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Intergenerational health implications in the labor market: exploring parents’ health and child’s subsequent labor outcomes in Russia

Citation

Choi, HwaJung (2011). Intergenerational health implications in the labor market: exploring parents’ health and child’s subsequent labor outcomes in Russia. Journal of Family and Economic Issues, 32(3), 493-507.

Abstract

This paper frames how parents’ health problems may affect a child’s subsequent working status. Parental health problems occurring in their prime working years undermine an adult child’s resources and tend to affect the child’s preferences over time-allocations among leisure, market- and non-market-labor. Empirical applications in this paper focus on a situation with pervasive health problems, lack of social safety network, and a substantial gender gap in labor market return. Exploiting Russia Longitudinal Monitoring Survey (RLMS) for the period 1994–2004, empirical results indicate that a father’s poor health status is a significant predictor of lowering a daughter’s educational attainment and working probability during her subsequent, adulthood years.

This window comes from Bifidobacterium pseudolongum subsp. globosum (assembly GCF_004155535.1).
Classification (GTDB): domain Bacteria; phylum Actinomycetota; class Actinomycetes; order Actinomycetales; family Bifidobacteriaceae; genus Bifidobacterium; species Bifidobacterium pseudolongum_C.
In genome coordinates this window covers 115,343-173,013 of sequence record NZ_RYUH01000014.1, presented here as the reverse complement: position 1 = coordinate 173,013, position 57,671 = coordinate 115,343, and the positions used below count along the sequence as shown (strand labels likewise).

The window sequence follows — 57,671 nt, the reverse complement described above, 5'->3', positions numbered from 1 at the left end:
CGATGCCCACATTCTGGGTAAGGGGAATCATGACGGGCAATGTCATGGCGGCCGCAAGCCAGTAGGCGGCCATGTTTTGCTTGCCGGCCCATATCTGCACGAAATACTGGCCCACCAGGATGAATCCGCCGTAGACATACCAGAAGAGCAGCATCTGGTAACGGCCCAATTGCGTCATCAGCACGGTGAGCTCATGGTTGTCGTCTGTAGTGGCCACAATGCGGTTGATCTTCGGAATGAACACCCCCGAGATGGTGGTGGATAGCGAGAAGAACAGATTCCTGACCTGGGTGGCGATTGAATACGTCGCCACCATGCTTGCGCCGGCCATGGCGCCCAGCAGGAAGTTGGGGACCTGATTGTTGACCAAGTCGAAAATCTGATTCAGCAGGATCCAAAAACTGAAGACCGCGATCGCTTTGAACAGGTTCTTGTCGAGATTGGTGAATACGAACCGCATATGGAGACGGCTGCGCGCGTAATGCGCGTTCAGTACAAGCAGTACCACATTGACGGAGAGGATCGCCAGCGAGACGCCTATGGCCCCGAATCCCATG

URL

http://dx.doi.org/10.1007/s10834-010-9240-1

Reference Type

Journal Article

Year Published

2011

Journal Title

Journal of Family and Economic Issues

Author(s)

Choi, HwaJung